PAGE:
Do ya’ watch “Glee?” Have you ever seen the show? Well I do but I’m starting to second guess my judgment on this. I have to say, I was a reluctant viewer when I started watching at the beginning of this season. I didn’t want to get hooked into a show that I had to watch week to week to keep up with the goings on. But watch I did at the request of my daughter. And that’s when the trouble started.
At first it was all cute singing and dancing. Yes, there were story lines and the undercurrents of sexual intrigue were there. But they were undercurrents. Unfortunately, a couple weeks ago things changed and the show, in my opinion, hit rock bottom. I know they were trying to make a point with their “in-your-face” sexuality. In fact, they weren’t promoting sex, they were rather, pushing abstinence and/or taking responsibility for your actions. But for heaven’s sake, did they really have to push it so far down our, er, collective throats?
From the raunchy Joan Jett song, “Do You Wanna’ Touch Me?” performed by Glee teen Lauren to two adult characters – and teachers – Holly Holliday and Will Shuester performing a titillating dance routine to Prince’s 80’s hit “Kiss” – and it got worse from there – the entire show could be chalked up as prime time porn. And our kids are watching!
Have you ever listened to any of these songs? Do yourself a favor and go to YouTube and watch the original Prince video that goes with the songs “Kiss.” Do it right now and come back. See what I mean? And the dialogue that went along with the singing and dancing was just as bad. Talking about nooners? How about the exchange, “My lips are sealed, just like your legs.” Forget sexual innuendo. It’s all out there on display for the young, old, sexually knowledgeable or inexperienced to latch onto.
And therein lies the problem. Why are our kids being exposed to this during regular viewing hours? It’s not like it’s on some obscure cable channel in the middle of the night. Don’t they have enough pressures without one of their favorite shows making sex seem easy and fun to navigate? A recent Wall Street Journal online story points to pre-teen girls who dress provocatively with the help of their parents. Sky high platforms, eye shadow, dangly earrings and slinky dresses are part of the party wardrobe a la Paris Hilton. The media is opening the door to sexuality and our children are not walking through it, they’re running as fast as possible and oftentimes with our blessing, it seems.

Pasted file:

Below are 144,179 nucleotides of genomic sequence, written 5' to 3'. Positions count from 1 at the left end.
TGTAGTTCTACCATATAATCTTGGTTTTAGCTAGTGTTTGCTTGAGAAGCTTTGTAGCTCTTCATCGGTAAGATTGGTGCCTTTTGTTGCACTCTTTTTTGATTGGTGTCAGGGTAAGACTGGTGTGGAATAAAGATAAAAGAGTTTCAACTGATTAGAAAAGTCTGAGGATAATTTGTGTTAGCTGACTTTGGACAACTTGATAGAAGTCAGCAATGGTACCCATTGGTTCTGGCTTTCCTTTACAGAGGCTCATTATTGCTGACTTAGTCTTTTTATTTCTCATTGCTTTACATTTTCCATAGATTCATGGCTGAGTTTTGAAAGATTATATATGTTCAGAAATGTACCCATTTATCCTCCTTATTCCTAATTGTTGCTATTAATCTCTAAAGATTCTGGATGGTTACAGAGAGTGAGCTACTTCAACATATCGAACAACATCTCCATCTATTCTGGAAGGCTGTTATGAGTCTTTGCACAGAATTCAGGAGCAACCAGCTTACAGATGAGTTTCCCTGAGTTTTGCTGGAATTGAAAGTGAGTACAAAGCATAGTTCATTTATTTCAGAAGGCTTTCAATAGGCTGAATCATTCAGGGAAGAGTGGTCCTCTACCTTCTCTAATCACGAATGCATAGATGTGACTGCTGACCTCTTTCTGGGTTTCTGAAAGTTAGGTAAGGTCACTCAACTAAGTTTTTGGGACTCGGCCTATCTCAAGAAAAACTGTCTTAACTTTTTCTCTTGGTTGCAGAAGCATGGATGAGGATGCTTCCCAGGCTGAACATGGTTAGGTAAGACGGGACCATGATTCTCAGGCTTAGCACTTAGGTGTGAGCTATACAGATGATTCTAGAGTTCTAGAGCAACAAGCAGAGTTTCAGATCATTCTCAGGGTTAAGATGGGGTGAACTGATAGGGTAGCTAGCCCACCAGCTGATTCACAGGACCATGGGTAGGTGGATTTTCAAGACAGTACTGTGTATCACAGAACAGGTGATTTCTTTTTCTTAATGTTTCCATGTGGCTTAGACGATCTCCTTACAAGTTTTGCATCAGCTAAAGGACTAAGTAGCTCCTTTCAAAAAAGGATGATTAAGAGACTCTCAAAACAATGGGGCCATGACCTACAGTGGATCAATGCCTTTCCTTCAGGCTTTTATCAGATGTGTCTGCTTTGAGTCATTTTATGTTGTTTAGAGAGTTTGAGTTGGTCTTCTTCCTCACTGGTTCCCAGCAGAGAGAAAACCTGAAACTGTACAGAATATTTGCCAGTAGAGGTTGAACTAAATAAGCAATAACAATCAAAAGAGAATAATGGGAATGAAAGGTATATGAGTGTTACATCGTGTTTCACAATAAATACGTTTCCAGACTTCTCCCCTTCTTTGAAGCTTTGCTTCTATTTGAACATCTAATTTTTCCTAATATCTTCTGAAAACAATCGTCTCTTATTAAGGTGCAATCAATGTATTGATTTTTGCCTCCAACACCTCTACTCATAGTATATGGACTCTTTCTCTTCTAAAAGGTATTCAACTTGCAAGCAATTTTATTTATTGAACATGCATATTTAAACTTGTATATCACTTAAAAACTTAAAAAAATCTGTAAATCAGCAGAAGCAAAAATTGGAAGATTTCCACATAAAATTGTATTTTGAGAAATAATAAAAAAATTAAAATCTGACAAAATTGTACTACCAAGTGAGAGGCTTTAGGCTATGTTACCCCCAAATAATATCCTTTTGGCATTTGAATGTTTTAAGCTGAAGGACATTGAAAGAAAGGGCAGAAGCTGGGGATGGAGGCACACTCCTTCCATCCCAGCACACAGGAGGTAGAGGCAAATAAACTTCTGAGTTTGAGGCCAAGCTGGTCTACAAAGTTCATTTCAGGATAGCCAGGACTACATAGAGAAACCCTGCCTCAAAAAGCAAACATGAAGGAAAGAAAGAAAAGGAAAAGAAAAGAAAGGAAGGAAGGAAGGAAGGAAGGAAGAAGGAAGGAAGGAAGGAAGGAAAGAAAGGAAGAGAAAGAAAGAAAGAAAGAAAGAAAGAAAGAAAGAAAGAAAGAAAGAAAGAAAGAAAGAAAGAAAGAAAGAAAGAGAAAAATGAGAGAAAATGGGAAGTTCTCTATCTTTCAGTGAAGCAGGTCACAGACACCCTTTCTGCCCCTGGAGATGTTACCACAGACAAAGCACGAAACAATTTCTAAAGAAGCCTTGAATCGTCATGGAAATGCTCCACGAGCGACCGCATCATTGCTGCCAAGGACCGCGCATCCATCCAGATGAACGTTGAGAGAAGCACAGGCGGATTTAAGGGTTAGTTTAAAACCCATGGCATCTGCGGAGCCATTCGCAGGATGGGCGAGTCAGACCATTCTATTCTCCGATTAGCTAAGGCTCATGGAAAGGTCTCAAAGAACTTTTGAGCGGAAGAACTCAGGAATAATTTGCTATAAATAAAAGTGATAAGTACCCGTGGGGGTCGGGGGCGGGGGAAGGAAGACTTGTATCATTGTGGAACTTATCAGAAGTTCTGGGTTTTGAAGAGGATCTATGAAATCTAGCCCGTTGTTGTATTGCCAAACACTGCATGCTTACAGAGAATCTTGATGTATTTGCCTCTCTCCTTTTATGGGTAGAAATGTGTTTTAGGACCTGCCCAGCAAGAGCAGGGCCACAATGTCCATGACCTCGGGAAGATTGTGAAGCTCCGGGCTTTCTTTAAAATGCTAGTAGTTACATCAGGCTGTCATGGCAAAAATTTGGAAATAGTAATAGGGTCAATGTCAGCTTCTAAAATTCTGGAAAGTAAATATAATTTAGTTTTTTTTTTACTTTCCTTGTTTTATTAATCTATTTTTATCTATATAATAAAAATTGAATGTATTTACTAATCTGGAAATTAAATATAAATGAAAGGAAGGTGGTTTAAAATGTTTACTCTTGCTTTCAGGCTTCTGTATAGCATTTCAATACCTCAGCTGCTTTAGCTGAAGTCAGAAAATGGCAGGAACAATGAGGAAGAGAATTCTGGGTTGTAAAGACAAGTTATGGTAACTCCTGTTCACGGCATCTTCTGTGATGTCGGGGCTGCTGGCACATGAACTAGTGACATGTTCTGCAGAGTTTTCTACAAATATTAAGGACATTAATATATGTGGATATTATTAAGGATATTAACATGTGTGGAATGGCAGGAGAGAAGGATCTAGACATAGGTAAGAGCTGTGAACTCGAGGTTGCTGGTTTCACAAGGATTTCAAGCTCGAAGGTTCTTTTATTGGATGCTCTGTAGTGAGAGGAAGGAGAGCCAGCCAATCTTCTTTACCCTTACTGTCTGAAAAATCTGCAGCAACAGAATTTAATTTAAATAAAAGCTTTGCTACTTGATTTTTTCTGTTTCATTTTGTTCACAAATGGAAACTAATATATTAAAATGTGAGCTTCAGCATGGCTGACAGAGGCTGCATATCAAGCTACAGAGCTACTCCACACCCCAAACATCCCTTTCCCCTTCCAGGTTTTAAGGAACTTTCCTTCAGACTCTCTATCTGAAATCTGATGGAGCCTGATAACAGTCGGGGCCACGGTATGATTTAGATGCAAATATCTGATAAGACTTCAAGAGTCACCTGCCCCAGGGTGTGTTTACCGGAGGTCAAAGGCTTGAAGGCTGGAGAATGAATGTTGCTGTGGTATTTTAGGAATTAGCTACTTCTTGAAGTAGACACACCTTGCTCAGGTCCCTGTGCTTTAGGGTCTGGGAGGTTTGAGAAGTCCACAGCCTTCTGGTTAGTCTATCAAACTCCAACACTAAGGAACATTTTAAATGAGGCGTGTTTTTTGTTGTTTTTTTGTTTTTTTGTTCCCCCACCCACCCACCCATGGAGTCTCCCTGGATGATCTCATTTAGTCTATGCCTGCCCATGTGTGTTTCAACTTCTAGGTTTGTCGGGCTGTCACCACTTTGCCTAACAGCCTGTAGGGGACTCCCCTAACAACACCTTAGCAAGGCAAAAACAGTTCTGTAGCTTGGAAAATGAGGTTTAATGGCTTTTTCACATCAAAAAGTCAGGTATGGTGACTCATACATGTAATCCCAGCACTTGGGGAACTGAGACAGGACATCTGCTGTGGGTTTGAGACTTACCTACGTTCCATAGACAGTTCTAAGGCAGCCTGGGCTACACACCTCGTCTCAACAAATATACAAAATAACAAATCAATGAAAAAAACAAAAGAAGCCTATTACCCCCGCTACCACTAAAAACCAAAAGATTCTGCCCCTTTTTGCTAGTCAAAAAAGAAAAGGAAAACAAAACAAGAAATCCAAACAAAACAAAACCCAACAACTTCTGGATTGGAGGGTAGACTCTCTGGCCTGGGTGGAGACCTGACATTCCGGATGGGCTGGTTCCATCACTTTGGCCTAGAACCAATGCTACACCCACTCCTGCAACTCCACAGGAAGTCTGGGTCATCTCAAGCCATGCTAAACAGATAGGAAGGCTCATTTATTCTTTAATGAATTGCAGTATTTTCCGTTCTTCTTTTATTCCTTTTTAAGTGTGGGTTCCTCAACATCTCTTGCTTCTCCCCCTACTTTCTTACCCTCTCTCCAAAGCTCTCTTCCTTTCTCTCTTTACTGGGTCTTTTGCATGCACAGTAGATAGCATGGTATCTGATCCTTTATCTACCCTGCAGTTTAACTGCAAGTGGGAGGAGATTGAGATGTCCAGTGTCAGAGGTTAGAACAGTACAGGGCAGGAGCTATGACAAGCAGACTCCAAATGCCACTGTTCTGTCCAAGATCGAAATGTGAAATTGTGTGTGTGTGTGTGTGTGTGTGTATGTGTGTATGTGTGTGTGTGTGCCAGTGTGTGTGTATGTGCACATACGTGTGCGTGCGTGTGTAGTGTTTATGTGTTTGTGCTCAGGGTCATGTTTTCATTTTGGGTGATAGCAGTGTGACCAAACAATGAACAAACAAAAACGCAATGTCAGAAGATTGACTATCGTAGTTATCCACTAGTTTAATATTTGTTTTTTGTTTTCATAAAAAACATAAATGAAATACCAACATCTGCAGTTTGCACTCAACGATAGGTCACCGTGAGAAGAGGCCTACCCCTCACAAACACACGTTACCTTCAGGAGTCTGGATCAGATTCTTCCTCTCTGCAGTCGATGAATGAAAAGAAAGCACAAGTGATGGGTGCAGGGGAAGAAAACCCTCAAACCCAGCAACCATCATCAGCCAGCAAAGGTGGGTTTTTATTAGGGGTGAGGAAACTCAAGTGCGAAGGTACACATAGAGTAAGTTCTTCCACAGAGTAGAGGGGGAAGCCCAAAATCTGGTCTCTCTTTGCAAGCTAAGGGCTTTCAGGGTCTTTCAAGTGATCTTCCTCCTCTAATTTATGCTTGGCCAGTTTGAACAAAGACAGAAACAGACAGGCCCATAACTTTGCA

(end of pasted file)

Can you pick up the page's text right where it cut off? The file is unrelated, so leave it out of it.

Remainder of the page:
Recently a friend’s child got into trouble at school for being overtly provocative with a classmate. What started as fun turned into a charge of harassment and ended with a stiff penalty (no pun intended). But think about it. Where had this student, or any student for that matter, gotten the idea that this sort of behavior was okay, common, the norm. Why, shows like “Glee” of course. When actors cross the boundary it’s entertainment and something to blame on the show’s writers. When kids emulate that, it’s harassment, which leads to trouble. Well, honestly it all leads to trouble one way or the other.
I realize this topic has been hashed around by many other writers and critics over the years and my little diatribe will do little to change things. I just needed to vent. And personally I do still like “Glee” and would like to continue watching. I just wish I could watch it with my 14-year-old without each of us feeling like we need to take a shower afterward.